Word-ProcessingBasics Nathan Hernandez, Alan Dominguez, Jose Maldonado
Chapter Outline Chapter Outline Chapter 6 Overview Lesson 6–1 Creating a DocumentLesson 6–2 Editing a DocumentLesson 6–3 Formatting a DocumentChapter Review and Assessment
Chapter 6 Overview • The first used term word processing. The term described machines that could be used to type a document, remember the typist’s keystrokes, and produce more than one copy. With this new tool, workers saved time. • That was just the beginning. Today’s word-processing programs do much more. Suppose you were writing something by hand and made a mistake or changed your mind about what you wanted to say. If you were using a pen, you would probably cross out the words you wanted to change or brush on correction fluid. Doing that leaves the page messy, though. With word-processing software, you can change the text and still create neat pages. You can even save what you typed and use it again a day, a week, or even a year later.
6–1 Creating a Document • List the four basic functions of word-processing programs. • Name two tools used to navigate a word-processing document. • Summarize four key features of word-processing programs. • Identify three standards for word-processing documents.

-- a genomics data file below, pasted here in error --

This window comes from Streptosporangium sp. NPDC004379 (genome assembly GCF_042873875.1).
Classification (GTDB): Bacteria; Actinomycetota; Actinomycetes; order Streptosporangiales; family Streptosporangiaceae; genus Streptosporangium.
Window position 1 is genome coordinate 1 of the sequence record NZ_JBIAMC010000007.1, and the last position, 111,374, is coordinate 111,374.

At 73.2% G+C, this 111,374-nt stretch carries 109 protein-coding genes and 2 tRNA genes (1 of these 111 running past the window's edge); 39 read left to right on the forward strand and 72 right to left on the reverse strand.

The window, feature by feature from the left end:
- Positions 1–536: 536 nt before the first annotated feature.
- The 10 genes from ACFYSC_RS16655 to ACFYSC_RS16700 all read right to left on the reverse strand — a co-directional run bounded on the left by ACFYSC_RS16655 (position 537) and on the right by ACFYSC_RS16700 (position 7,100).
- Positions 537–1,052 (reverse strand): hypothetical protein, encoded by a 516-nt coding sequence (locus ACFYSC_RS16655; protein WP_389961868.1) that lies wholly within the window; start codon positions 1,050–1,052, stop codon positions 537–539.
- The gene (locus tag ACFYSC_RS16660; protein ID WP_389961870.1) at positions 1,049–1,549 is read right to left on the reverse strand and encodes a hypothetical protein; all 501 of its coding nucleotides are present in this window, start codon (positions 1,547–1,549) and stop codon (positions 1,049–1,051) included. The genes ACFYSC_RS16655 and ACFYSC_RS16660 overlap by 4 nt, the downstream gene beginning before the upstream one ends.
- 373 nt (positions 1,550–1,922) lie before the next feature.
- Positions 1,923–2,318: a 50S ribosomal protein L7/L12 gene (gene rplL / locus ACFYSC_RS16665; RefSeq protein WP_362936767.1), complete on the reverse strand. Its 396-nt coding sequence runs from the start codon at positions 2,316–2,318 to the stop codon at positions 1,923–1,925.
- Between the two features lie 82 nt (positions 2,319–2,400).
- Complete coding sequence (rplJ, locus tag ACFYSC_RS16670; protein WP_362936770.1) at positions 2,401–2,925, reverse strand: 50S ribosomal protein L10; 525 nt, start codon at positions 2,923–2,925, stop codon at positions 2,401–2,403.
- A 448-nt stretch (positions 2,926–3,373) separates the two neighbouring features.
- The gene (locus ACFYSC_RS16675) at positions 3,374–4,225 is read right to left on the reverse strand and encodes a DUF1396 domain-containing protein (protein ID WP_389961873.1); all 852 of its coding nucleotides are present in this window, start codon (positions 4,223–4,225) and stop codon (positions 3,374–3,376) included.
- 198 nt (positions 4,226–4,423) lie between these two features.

word-processing program - a program that creates documents through writing, editing, formatting, and printing functions programa de procesamiento de texto-programa que elaboradocumentosmediantefunciones de escritura, edición, asignación de formato e impresión
insertion point - a mark that indicates where entered text will appear in a document punto de inserción- marca que indica dónde aparecerá el texto introducido en un documento
word wrap - the automatic starting of a new line when the previous line is full salto automático de línea - inicio automático de un nuevo renglón cuando el anterior está completo
pagination - the automatic division of a document into pages paginación - división automática de un documento en páginas
AutoCorrect - a feature that fixes common spelling mistakes as they are typed autocorrección - recurso que corrige errores de ortografía comunes a medida que se escribe el texto
Autosave- a feature that automatically saves a document at set increments of time • autoguardar - recurso que guarda automáticamente un documento a intervalos fijos
Uses of Word Processing Word-processing programs can be used to create almost any kind of printed document, such as letters, reports, and brochures. They can also be used to create calendars, return-address labels, and labels for homemade CDs. It is no surprise that word-processing software is the application that people use more than any other application.